- The Washington Times - Thursday, April 12, 2001

In a meeting at a D.C. school where parents claimed some teachers had physically and mentally abused their children, teachers accused parents of blowing up matters and creating a race issue.

At a gathering late Tuesday night at H.D. Cooke Elementary School in Northwest, teachers gasped and shook their heads as several Hispanic families spoke about the problems their children have faced.

"I am afraid to hug the children I love. I have been asked not to touch them, otherwise it could be taken as abuse," said physical education teacher Annette Thornton.

The aggrieved families including a total of 26 from the Hispanic community claim that teachers and Principal Emma Bonner have insulted their children and used corporal punishment against them over the past several years. More than half of the school's 501 students are Hispanic.

"This is just not true, just not true," said teacher Shirley Cox, shaking her head as parent Cesile Valladeres spoke about an entire third-grade class at the school being made to stand in the sun for a half-hour as punishment.

"I am sorry they are taking the family feeling we have and using it to distort issues," Miss Cox said. She added that while racial discrimination had never been the issue, "they are now making it one."

But the angry Hispanic parents say some black parents whose children attend the school have similar complaints.

The parents at the meeting said that while some teachers at the school are "excellent," their complaints are directed toward a few who have consistently abused their children, both physically and verbally.

They also said Mrs. Bonner has refused to listen to their complaints, or to act on them. "She is not very receptive to people who do not speak English," Mrs. Valladeres said.

One parent, Martha Portillo, accused Mrs. Bonner of hitting her son on the head with a walkie-talkie and of calling him "ignorant" and "illiterate."

Mrs. Portillo said that often when she visited the school she would witness Mrs. Bonner hitting other children on their heads with her walkie-talkie.

Parents said when they complained about teachers, their children faced repercussions. Mrs. Portillo said her son, Ricardo, 8, wasn't allowed to go to bathroom during class, even in an emergency. "Now he gets so nervous, he urinates in bed every night," she said.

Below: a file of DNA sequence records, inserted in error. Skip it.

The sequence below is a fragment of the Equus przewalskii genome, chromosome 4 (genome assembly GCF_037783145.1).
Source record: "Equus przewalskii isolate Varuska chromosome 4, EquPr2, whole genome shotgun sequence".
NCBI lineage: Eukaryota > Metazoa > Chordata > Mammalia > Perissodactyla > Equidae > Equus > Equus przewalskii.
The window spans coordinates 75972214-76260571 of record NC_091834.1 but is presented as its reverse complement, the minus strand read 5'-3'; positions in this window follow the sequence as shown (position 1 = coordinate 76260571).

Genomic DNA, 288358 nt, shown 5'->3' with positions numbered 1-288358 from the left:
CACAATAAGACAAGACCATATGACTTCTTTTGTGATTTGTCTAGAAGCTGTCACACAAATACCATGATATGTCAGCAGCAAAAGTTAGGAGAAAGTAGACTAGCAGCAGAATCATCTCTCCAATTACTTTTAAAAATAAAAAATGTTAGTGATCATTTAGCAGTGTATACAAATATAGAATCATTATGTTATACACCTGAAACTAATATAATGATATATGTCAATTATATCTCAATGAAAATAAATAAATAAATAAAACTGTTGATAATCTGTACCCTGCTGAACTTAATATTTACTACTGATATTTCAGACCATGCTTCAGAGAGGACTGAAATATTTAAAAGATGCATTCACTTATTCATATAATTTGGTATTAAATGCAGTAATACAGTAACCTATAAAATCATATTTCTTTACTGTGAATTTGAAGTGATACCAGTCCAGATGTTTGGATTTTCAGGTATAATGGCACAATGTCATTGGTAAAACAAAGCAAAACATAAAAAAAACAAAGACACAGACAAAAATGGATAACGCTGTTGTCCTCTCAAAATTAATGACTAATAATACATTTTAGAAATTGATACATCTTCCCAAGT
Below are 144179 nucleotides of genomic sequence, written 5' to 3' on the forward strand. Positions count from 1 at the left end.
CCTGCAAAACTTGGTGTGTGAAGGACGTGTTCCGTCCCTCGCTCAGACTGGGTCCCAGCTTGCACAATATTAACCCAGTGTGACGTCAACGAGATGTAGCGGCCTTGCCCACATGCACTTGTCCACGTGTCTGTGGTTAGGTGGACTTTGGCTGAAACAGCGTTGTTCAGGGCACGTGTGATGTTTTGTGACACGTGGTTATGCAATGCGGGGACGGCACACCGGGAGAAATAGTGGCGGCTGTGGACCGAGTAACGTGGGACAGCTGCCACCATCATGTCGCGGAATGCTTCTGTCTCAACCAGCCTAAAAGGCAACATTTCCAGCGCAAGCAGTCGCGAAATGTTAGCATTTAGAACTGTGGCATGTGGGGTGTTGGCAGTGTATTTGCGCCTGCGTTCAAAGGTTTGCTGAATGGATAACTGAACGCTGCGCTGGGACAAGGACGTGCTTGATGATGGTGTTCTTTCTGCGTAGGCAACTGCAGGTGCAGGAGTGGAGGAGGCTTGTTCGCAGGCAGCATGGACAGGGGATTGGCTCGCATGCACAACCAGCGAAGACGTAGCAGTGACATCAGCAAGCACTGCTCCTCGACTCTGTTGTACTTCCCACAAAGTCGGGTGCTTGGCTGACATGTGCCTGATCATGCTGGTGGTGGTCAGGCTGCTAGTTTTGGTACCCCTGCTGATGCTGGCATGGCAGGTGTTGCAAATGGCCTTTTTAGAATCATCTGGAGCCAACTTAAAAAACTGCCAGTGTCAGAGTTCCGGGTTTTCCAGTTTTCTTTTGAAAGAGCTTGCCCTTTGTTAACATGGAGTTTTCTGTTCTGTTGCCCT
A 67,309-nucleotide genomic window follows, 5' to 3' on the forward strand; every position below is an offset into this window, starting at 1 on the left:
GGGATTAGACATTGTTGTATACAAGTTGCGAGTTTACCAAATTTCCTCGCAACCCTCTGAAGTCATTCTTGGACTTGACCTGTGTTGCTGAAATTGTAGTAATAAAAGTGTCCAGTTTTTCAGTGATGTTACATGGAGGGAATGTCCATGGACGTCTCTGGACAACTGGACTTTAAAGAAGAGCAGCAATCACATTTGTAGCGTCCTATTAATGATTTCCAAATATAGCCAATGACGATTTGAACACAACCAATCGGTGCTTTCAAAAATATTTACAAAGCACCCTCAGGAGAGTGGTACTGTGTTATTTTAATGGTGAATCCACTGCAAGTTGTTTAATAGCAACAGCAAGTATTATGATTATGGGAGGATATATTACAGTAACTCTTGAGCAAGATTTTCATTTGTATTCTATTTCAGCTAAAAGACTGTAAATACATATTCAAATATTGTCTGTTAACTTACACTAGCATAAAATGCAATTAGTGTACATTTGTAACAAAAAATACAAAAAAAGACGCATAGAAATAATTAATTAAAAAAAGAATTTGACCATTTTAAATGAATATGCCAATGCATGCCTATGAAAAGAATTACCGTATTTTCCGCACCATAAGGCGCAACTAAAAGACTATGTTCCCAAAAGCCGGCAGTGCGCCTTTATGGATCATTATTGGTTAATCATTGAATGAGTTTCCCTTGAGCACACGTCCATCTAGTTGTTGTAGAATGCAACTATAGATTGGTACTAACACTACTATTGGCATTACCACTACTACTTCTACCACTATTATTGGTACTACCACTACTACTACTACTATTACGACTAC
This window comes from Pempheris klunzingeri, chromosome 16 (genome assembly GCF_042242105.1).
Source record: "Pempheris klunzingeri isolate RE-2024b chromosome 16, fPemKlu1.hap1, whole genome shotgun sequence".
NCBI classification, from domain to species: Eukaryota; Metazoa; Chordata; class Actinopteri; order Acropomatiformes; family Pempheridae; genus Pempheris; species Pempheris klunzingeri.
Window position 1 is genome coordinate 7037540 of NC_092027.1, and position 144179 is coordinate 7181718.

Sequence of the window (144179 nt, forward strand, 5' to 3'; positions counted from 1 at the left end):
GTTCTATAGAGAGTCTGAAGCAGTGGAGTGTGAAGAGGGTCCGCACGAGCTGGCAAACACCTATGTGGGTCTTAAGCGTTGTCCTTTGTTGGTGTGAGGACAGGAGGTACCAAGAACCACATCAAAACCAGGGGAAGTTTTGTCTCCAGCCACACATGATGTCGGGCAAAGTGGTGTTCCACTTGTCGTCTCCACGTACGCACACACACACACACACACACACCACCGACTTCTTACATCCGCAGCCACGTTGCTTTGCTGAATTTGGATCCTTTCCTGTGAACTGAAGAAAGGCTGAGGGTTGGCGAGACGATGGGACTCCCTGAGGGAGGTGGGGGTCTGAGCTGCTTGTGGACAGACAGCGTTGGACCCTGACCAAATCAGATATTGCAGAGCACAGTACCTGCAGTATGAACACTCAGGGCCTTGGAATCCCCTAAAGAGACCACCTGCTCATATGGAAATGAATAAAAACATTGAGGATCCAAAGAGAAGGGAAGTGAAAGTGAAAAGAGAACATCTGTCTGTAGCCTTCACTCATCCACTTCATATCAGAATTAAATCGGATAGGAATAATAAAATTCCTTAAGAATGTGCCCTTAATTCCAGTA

Mrs. Portillo said that her children are growing up to be emotionally disturbed, and that the distractions are interfering with their education.

Mrs. Bonner said yesterday that "99.9 percent of it [the complaints] were untrue."

"H.D. Cooke is a scapegoat for a larger political agenda," she said, but declined to expand on that comment. She added that the charges had led to an unhealthy atmosphere for children at the school.

Mrs. Thornton, who has been with the school for 27 years, described Mrs. Bonner as a "wonderful principal."

"She is always thinking of the children. If we want to do something, her first question always is: 'Is this for the children?' " Mrs. Thornton said.

Superintendent Paul Vance, who met the parents last Saturday, said it was "shocking" to hear the complaints of abuse.

"It was more disappointing than anything," he said.

The superintendent said the school will now have a full-time bilingual worker to talk with parents when they come in. He also said that "before this week is over" he is expecting a report from a special team that is investigating staff at the school.

One teacher at the school, Odessa Banks, was suspended in March after students said she threatened to kill a child.

Arnoldo Ramos, executive director of the Council of Latino Agencies, which is helping the Hispanic parents organize a protest, said he hopes the incident illustrates the need for better communication between teachers in D.C. schools and non-English-speaking parents.

The war of words, he said, is an illustration of how frustrating matters can become when people don't communicate.

"The protesting parents are seen as extremist, unbalanced … both parties seem to be pursuing two completely different [objectives]," he said.

The parents are hoping there will be more bilingual programs in the District's schools to keep pace with the "demographic explosion" of Spanish-speakers in the area, he said.

"We are trying to recruit more bilingual and Hispanic employees both for principal and other staff positions," said Mr. Vance, who also is trying to increase the number of Spanish-speaking teachers in the city's pubic schools.

There also needs to be a proper system of redress "so parents are listened to if they have complaints," he said.

Mr. Vance said the school system will send a recruiting team to Puerto Rico this spring to interview graduates of the University of Houston's satellite program for teaching positions.

"We will go far afield in our effort," he said.


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